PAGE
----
Whom leprosy o'ertake!] Leprosy, an epidemical distemper of the Egyptians; to which Horace probably alludes in the controverted line:

"Contaminato cum grege turpium
"Morbo virorum." JOHNSON.

Leprosy was one of the various names by which the Lues venerea was distinguished. So, in Greene's Disputation between a He Coneycatcher and a She Coneycatcher, 1592: "Into what jeopardy a man will thrust himself for her that he loves, although for his sweete villanie he be brought to loathsome leprosie."


Pliny, who says, the white leprosy, or elephantiasis, was not seen in Italy before the time of Pompey the Great, adds, it is "a peculiar maladie, and naturall to the Egyptians; but looke when any of their kings fell into it, woe worth the subjects and poore people: for then were the tubs and bathing vessels wherein they sate in the baine, filled with men's bloud for their cure." Philemon Holland's Translation, B. XXVI. c. i. REED.

So, in Julius

• Both as the same, or rather ours the elder,] Cæsar:

"We were two lions, litter'd in one day,
"But I the elder and more terrible." STEEvens.

"The brize upon her,] The brize is the gad-fly. So, in Spenser:

<< -a brize, a scorned little creature,


Through his fair hide his angry sting did threaten."

Hoists sails, and flies.

ENO. That I beheld: mine eyes Did sicken at the sight on't, and could not Endure a further view.


SCAR. She once being loof'd, The noble ruin of her magick, Antony, Claps on his sea-wing, and like a doting mallard, Leaving the fight in height, flies after her: I never saw an action of such shame; Experience, manhood, honour, ne'er before Did violate so itself.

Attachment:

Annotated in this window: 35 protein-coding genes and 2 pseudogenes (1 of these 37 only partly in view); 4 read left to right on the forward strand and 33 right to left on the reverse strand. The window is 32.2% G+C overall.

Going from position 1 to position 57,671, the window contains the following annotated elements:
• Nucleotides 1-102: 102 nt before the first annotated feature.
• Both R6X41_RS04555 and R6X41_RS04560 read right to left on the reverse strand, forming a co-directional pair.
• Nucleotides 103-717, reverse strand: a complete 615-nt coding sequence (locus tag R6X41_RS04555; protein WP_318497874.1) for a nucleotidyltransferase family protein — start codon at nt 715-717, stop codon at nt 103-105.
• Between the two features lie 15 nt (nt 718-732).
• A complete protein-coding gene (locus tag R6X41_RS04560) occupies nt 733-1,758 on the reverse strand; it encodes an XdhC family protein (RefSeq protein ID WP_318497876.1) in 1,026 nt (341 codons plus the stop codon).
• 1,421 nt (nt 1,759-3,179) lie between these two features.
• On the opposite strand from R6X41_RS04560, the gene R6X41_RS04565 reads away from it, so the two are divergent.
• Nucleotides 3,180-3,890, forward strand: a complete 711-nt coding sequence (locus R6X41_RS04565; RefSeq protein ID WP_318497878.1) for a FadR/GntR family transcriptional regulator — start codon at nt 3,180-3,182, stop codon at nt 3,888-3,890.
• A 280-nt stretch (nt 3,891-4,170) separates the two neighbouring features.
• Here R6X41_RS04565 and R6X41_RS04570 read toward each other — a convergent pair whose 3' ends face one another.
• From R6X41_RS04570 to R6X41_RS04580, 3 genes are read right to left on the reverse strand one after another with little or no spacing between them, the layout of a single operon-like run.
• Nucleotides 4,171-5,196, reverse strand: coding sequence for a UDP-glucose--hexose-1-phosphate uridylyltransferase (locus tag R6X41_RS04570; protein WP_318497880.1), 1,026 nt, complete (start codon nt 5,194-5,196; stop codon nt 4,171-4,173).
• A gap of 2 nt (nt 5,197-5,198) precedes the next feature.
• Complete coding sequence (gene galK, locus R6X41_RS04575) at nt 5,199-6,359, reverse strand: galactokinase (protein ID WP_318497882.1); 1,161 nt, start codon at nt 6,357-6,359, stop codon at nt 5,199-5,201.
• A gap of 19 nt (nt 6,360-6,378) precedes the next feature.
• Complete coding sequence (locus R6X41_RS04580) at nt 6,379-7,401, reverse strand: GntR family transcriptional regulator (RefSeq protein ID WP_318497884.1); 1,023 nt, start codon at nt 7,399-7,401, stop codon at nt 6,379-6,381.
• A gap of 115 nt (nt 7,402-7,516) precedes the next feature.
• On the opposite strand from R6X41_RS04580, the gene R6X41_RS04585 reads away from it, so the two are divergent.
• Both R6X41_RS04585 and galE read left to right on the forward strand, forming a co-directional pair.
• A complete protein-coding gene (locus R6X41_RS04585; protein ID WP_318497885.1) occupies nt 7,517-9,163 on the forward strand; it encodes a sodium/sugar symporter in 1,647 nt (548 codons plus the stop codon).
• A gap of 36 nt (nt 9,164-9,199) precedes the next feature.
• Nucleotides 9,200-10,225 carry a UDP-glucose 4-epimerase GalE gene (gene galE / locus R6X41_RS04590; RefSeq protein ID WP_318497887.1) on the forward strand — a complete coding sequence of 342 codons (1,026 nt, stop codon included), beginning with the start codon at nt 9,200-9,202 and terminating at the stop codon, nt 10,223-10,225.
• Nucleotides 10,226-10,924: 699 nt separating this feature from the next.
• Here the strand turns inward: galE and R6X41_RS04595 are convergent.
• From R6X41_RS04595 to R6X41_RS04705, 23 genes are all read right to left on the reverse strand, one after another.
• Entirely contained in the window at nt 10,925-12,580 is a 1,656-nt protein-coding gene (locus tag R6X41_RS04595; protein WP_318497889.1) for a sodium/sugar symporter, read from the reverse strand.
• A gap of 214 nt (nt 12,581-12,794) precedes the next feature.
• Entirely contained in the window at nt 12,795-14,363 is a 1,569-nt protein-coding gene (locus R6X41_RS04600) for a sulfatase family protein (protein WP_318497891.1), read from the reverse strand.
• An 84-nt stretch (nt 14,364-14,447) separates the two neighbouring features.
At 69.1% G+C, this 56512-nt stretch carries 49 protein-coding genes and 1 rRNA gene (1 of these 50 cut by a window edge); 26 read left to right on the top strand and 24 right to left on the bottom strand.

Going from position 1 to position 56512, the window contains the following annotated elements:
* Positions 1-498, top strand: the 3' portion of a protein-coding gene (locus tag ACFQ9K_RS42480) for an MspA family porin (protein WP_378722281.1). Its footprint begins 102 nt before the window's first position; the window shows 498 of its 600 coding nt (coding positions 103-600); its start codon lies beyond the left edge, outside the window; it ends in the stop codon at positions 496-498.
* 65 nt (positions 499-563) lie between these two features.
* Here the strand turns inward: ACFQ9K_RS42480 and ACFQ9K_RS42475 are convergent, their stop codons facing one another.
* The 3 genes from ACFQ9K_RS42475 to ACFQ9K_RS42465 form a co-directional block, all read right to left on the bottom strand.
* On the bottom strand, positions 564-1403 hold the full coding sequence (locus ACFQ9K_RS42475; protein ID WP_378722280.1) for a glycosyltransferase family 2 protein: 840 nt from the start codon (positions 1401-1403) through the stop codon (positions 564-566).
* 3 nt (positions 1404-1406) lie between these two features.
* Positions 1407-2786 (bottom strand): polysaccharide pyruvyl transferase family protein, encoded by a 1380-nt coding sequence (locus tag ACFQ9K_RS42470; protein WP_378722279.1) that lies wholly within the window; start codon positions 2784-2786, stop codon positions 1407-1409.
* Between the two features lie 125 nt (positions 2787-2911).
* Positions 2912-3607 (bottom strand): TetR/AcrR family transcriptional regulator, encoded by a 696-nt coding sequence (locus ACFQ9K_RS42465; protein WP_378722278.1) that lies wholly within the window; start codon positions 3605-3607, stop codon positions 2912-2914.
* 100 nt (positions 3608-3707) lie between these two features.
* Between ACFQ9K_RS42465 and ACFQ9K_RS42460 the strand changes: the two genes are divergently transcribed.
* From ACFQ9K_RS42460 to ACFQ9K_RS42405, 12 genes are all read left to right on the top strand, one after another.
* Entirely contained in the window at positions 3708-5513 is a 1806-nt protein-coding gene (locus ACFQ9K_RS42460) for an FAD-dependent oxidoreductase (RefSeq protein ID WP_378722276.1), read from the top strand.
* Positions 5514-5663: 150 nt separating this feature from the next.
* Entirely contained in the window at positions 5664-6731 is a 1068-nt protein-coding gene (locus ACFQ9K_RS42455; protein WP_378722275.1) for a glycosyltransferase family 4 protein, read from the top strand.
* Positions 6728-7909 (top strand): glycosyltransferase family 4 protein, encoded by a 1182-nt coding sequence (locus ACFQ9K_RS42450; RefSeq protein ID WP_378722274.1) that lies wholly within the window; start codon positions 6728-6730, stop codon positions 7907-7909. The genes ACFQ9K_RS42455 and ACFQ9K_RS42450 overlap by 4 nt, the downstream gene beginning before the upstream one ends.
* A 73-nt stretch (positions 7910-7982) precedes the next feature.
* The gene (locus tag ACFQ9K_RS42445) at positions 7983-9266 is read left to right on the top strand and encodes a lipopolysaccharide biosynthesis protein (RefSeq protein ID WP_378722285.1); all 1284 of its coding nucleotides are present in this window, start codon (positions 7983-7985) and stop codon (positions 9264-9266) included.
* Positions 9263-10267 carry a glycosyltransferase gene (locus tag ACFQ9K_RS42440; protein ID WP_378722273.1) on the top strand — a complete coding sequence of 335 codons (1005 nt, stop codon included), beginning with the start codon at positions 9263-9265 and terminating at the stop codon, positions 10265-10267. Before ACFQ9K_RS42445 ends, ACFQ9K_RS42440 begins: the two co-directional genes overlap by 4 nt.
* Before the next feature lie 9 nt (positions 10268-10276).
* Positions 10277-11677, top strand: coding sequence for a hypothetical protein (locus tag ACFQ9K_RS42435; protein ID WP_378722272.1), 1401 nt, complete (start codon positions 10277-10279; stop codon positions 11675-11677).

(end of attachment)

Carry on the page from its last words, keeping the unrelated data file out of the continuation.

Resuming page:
Alack, alack!


CAN. Our fortune on the sea is out of breath, And sinks most lamentably. Had our general Been what he knew himself, it had gone well: O, he has given example for our flight, Most grossly, by his own.

ENO. Ay, are you thereabouts? Why then, good night



CAN. Towards Peloponnesus are they fled. SCAR. 'Tis easy to't; and there I will attend What further comes,

Did sicken at the sight on't,] For the insertion of-on't, to complete the measure, I am answerable, being backed, however, by the authority of the following passage in Cymbeline:

the sweet view on't

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Might well have warm'd old Saturn,-." STEEvens. 9-being loof'd,] To loof is to bring a ship close to the wind. This expression is in the old translation of Plutarch. It also occurs frequently in Hackluyt's Voyages. See Vol. III. 589. STEEVENS.